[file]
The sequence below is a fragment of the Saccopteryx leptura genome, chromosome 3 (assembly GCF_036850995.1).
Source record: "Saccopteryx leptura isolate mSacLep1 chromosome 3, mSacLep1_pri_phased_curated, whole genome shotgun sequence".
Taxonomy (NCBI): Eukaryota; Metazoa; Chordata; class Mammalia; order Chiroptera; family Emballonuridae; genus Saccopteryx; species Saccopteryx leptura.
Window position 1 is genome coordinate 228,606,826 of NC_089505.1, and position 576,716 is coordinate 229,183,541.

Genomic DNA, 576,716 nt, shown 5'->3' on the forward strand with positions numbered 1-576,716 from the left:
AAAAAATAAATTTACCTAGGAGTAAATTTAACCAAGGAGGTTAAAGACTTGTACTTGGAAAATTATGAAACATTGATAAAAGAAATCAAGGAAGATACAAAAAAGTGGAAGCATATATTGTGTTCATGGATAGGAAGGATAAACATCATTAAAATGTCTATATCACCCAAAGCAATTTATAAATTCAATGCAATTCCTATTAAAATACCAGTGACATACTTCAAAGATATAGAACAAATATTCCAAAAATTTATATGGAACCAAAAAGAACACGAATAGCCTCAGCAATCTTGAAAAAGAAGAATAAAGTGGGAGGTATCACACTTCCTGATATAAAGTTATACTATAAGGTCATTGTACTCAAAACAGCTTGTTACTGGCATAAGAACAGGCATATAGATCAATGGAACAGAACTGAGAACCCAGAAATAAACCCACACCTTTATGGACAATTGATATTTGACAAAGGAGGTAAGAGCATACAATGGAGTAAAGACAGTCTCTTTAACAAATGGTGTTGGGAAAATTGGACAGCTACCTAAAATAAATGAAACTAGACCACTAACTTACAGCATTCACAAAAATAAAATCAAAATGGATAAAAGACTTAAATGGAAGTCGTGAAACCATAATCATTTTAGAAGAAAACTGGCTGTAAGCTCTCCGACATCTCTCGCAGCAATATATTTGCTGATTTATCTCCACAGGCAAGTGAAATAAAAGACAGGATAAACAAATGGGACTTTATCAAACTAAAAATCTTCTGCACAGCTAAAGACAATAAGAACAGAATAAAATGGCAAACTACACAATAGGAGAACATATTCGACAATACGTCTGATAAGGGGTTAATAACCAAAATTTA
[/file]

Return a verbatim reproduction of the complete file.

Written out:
The sequence below is a fragment of the Saccopteryx leptura genome, chromosome 3 (assembly GCF_036850995.1).
Source record: "Saccopteryx leptura isolate mSacLep1 chromosome 3, mSacLep1_pri_phased_curated, whole genome shotgun sequence".
Taxonomy (NCBI): Eukaryota; Metazoa; Chordata; class Mammalia; order Chiroptera; family Emballonuridae; genus Saccopteryx; species Saccopteryx leptura.
Window position 1 is genome coordinate 228,606,826 of NC_089505.1, and position 576,716 is coordinate 229,183,541.

Genomic DNA, 576,716 nt, shown 5'->3' on the forward strand with positions numbered 1-576,716 from the left:
AAAAAATAAATTTACCTAGGAGTAAATTTAACCAAGGAGGTTAAAGACTTGTACTTGGAAAATTATGAAACATTGATAAAAGAAATCAAGGAAGATACAAAAAAGTGGAAGCATATATTGTGTTCATGGATAGGAAGGATAAACATCATTAAAATGTCTATATCACCCAAAGCAATTTATAAATTCAATGCAATTCCTATTAAAATACCAGTGACATACTTCAAAGATATAGAACAAATATTCCAAAAATTTATATGGAACCAAAAAGAACACGAATAGCCTCAGCAATCTTGAAAAAGAAGAATAAAGTGGGAGGTATCACACTTCCTGATATAAAGTTATACTATAAGGTCATTGTACTCAAAACAGCTTGTTACTGGCATAAGAACAGGCATATAGATCAATGGAACAGAACTGAGAACCCAGAAATAAACCCACACCTTTATGGACAATTGATATTTGACAAAGGAGGTAAGAGCATACAATGGAGTAAAGACAGTCTCTTTAACAAATGGTGTTGGGAAAATTGGACAGCTACCTAAAATAAATGAAACTAGACCACTAACTTACAGCATTCACAAAAATAAAATCAAAATGGATAAAAGACTTAAATGGAAGTCGTGAAACCATAATCATTTTAGAAGAAAACTGGCTGTAAGCTCTCCGACATCTCTCGCAGCAATATATTTGCTGATTTATCTCCACAGGCAAGTGAAATAAAAGACAGGATAAACAAATGGGACTTTATCAAACTAAAAATCTTCTGCACAGCTAAAGACAATAAGAACAGAATAAAATGGCAAACTACACAATAGGAGAACATATTCGACAATACGTCTGATAAGGGGTTAATAACCAAAATTTA